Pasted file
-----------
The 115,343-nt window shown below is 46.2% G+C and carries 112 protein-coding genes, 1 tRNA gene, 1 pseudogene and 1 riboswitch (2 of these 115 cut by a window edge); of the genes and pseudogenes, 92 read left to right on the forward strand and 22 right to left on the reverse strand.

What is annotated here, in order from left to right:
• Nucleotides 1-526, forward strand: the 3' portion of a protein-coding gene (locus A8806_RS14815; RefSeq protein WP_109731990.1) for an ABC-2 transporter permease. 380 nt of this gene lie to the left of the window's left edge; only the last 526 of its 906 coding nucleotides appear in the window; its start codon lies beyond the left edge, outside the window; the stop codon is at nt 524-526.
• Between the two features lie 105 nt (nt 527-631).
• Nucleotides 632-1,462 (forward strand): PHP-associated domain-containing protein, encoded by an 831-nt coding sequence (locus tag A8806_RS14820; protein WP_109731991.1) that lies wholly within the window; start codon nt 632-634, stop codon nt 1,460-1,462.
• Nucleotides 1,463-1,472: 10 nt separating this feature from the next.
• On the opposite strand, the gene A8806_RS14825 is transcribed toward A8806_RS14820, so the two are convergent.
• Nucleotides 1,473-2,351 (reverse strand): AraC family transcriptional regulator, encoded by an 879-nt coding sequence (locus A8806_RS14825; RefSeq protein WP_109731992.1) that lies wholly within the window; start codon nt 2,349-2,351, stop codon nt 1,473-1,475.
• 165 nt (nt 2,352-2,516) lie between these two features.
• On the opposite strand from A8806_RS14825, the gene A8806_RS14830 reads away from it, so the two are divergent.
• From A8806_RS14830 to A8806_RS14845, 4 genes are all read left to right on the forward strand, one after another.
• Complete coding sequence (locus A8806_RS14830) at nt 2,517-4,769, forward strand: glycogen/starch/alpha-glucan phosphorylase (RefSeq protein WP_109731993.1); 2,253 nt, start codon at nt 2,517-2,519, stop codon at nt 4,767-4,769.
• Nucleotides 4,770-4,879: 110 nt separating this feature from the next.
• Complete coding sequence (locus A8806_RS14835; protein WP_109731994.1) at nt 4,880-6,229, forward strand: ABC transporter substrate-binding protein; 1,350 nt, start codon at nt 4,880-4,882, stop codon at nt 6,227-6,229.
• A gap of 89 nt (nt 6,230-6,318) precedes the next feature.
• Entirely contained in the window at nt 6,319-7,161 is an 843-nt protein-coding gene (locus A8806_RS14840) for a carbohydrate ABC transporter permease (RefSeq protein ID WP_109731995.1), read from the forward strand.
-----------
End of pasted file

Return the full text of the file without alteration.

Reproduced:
The 115,343-nt window shown below is 46.2% G+C and carries 112 protein-coding genes, 1 tRNA gene, 1 pseudogene and 1 riboswitch (2 of these 115 cut by a window edge); of the genes and pseudogenes, 92 read left to right on the forward strand and 22 right to left on the reverse strand.

What is annotated here, in order from left to right:
• Nucleotides 1-526, forward strand: the 3' portion of a protein-coding gene (locus A8806_RS14815; RefSeq protein WP_109731990.1) for an ABC-2 transporter permease. 380 nt of this gene lie to the left of the window's left edge; only the last 526 of its 906 coding nucleotides appear in the window; its start codon lies beyond the left edge, outside the window; the stop codon is at nt 524-526.
• Between the two features lie 105 nt (nt 527-631).
• Nucleotides 632-1,462 (forward strand): PHP-associated domain-containing protein, encoded by an 831-nt coding sequence (locus tag A8806_RS14820; protein WP_109731991.1) that lies wholly within the window; start codon nt 632-634, stop codon nt 1,460-1,462.
• Nucleotides 1,463-1,472: 10 nt separating this feature from the next.
• On the opposite strand, the gene A8806_RS14825 is transcribed toward A8806_RS14820, so the two are convergent.
• Nucleotides 1,473-2,351 (reverse strand): AraC family transcriptional regulator, encoded by an 879-nt coding sequence (locus A8806_RS14825; RefSeq protein WP_109731992.1) that lies wholly within the window; start codon nt 2,349-2,351, stop codon nt 1,473-1,475.
• 165 nt (nt 2,352-2,516) lie between these two features.
• On the opposite strand from A8806_RS14825, the gene A8806_RS14830 reads away from it, so the two are divergent.
• From A8806_RS14830 to A8806_RS14845, 4 genes are all read left to right on the forward strand, one after another.
• Complete coding sequence (locus A8806_RS14830) at nt 2,517-4,769, forward strand: glycogen/starch/alpha-glucan phosphorylase (RefSeq protein WP_109731993.1); 2,253 nt, start codon at nt 2,517-2,519, stop codon at nt 4,767-4,769.
• Nucleotides 4,770-4,879: 110 nt separating this feature from the next.
• Complete coding sequence (locus A8806_RS14835; protein WP_109731994.1) at nt 4,880-6,229, forward strand: ABC transporter substrate-binding protein; 1,350 nt, start codon at nt 4,880-4,882, stop codon at nt 6,227-6,229.
• A gap of 89 nt (nt 6,230-6,318) precedes the next feature.
• Entirely contained in the window at nt 6,319-7,161 is an 843-nt protein-coding gene (locus A8806_RS14840) for a carbohydrate ABC transporter permease (RefSeq protein ID WP_109731995.1), read from the forward strand.